How Many Albany Law Students Graduate on Time or at All?
Of the undergraduates at Albany Law School that were scheduled to complete their degree in 2015, how many were able to do so on time? Let's find out...
Below You'll Find:
Understanding Graduation and Retention Rates
Why is it important to know college retention rates and graduation rates? And how do Albany Law graduation and retention rates compare to the average school? Retention rates have to do with the number of students that return to Albany Law School after their freshman year. There are two different types of graduation rates, on-time graduation rates and "overall" graduation rates.
While on-time graduation rates refer to the number of years it will optimally take to complete a degree (ie., four years for a bachelor's degree), "overall" graduation rates are on a scale of six years and are most frequently advertised by colleges and universities. If you're planning on graduating in four years, pay attention to Albany Law's on-time graduation rates. Graduation rates can also give a better understanding of how much you'll be paying for college in the long run.
Freshman Retention Rates At This School Unknown
We were not able to determine the freshman retention rate at Albany Law School. The national average is 70.9%.
- When you attend a school that is high quality and a good fit for you, it is more likely you'll return for another year.Read more about why retention is so important.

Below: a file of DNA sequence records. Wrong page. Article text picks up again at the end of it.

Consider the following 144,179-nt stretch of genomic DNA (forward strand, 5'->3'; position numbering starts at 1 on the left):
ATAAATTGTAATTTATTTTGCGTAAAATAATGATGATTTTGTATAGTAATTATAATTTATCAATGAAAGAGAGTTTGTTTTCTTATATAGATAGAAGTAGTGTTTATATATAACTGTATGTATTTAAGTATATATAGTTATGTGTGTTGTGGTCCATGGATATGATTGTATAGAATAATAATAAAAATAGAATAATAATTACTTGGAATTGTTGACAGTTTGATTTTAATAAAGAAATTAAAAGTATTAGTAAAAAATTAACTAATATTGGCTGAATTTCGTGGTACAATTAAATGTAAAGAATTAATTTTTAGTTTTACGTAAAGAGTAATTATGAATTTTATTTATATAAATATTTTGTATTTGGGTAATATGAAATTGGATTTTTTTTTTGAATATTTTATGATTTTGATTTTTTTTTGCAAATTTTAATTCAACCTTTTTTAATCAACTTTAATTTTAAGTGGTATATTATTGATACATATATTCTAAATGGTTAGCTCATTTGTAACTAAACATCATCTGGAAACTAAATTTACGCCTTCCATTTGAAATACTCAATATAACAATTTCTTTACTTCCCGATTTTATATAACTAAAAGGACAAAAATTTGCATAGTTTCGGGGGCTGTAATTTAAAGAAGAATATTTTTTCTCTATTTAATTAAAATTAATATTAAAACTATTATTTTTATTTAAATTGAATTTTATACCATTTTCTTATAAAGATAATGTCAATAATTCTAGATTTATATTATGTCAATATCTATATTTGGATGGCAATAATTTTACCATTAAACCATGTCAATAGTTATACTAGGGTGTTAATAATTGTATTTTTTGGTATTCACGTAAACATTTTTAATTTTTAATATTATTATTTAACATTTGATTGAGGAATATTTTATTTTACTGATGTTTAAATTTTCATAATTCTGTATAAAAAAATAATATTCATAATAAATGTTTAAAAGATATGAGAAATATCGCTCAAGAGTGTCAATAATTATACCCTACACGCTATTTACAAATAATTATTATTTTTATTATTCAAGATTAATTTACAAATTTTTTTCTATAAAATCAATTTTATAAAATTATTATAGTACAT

- How many students make it past freshman year? You might be surprised at the answer.
Graduation Rates Unknown
We were hoping to show you the on-time (two or four years depending on the degree) and the eventual graduation rates at Albany Law School, but we are missing one, or both of those pieces of data. The national averages are 32.7% and 48.5% respectively.
Reasons For First-Time/Full-Time Students Not Graduating Are Unknown
We are unable to display the reasons why undergraduates at Albany Law School fail to complete their degrees within three or six years (depending on the degree type), because the information is not available to us. Typical reasons given for students not graduating include dropping out, transferring to another college or their degree is still in progress.
- How many people drop out of college?